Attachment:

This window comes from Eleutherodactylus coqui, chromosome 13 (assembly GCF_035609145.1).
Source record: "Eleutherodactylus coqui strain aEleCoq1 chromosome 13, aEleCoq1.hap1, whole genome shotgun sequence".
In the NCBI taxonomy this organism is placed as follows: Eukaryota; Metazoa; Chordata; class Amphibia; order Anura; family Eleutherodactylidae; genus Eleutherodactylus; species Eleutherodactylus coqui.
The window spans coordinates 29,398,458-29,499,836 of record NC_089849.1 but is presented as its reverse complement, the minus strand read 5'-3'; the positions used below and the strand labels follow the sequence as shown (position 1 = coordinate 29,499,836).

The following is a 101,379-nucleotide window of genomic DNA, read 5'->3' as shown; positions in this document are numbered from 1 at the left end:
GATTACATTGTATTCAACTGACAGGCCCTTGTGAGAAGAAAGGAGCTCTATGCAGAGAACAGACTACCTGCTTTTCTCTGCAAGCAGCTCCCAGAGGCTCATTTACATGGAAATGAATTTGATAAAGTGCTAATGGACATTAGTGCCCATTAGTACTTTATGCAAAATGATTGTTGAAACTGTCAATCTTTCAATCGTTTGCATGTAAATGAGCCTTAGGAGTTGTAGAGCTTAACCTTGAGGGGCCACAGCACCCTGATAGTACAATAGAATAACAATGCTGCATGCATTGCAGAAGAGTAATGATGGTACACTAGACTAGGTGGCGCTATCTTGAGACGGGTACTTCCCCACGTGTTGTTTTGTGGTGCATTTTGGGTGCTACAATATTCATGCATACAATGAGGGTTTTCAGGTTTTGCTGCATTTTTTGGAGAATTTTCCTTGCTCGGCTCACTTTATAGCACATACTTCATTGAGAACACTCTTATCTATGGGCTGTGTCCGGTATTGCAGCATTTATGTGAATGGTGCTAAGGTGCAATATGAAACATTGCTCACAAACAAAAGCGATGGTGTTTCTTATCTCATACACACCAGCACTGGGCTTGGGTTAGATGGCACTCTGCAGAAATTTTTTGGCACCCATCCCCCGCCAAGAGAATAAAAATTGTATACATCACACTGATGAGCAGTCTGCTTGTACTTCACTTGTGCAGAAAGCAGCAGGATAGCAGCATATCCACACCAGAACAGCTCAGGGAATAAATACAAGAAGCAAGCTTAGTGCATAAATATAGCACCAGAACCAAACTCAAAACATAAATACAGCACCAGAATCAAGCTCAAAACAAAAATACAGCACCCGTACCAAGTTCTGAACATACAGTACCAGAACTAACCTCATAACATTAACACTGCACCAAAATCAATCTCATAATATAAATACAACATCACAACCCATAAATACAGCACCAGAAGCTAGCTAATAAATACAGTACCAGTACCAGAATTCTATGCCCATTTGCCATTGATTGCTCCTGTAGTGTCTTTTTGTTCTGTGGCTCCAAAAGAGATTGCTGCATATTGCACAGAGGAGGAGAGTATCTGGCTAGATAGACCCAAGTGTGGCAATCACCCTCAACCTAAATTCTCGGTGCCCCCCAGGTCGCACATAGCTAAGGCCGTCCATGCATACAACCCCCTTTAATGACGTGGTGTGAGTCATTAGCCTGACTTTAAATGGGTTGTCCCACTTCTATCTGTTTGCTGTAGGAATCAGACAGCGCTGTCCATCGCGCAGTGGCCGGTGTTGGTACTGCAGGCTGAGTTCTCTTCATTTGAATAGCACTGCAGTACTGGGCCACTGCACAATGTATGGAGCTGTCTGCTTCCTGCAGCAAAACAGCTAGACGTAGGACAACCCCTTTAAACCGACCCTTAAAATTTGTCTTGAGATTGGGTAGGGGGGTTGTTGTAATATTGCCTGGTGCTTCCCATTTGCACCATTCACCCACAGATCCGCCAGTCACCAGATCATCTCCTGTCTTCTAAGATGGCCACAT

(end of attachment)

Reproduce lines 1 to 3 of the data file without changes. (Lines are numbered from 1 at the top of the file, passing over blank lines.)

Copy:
This window comes from Eleutherodactylus coqui, chromosome 13 (assembly GCF_035609145.1).
Source record: "Eleutherodactylus coqui strain aEleCoq1 chromosome 13, aEleCoq1.hap1, whole genome shotgun sequence".
In the NCBI taxonomy this organism is placed as follows: Eukaryota; Metazoa; Chordata; class Amphibia; order Anura; family Eleutherodactylidae; genus Eleutherodactylus; species Eleutherodactylus coqui.